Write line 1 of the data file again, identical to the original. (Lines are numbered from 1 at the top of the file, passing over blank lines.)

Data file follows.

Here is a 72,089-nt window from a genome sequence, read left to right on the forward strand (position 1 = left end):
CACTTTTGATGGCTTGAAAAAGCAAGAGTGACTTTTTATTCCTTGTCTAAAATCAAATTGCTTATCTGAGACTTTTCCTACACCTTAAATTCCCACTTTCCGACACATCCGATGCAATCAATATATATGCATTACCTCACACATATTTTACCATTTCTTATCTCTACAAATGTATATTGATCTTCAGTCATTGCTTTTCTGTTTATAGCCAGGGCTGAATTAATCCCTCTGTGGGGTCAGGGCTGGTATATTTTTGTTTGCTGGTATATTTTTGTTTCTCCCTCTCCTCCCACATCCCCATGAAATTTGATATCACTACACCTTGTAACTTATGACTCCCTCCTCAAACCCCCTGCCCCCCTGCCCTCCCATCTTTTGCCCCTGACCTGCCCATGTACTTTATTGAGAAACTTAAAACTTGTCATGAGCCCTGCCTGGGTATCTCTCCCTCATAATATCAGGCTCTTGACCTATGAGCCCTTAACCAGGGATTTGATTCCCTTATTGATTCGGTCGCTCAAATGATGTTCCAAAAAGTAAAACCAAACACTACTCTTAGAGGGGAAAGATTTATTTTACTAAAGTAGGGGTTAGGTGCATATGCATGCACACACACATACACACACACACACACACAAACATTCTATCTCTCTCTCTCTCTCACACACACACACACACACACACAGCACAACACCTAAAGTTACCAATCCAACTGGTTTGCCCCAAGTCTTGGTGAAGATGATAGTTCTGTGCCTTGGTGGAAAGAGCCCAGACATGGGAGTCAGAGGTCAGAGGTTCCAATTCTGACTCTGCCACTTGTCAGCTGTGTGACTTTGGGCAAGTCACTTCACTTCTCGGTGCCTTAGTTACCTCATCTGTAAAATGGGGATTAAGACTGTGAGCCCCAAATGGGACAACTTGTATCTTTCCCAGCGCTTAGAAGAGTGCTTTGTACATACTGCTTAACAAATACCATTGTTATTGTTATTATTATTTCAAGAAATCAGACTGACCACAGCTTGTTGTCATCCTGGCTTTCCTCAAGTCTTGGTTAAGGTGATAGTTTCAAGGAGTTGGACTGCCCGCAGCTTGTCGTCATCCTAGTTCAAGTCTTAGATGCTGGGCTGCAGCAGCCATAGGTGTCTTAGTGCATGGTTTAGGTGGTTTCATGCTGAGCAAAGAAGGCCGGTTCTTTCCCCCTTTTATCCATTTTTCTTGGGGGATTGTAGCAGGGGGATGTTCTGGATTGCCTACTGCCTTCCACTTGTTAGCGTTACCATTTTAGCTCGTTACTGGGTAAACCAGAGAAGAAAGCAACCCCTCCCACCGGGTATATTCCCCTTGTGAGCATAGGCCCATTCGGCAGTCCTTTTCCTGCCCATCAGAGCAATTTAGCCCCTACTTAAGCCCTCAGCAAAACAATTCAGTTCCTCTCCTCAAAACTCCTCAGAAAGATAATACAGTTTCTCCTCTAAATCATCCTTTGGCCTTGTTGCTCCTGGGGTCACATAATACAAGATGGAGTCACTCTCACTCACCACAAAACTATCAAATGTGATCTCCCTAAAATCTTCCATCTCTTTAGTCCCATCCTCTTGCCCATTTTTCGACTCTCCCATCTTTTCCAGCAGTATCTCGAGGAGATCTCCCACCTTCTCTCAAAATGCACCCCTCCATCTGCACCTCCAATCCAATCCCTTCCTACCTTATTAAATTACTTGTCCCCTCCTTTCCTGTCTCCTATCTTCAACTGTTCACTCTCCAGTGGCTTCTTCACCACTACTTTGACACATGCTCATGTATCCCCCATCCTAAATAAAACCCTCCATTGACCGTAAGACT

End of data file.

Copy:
Here is a 72,089-nt window from a genome sequence, read left to right on the forward strand (position 1 = left end):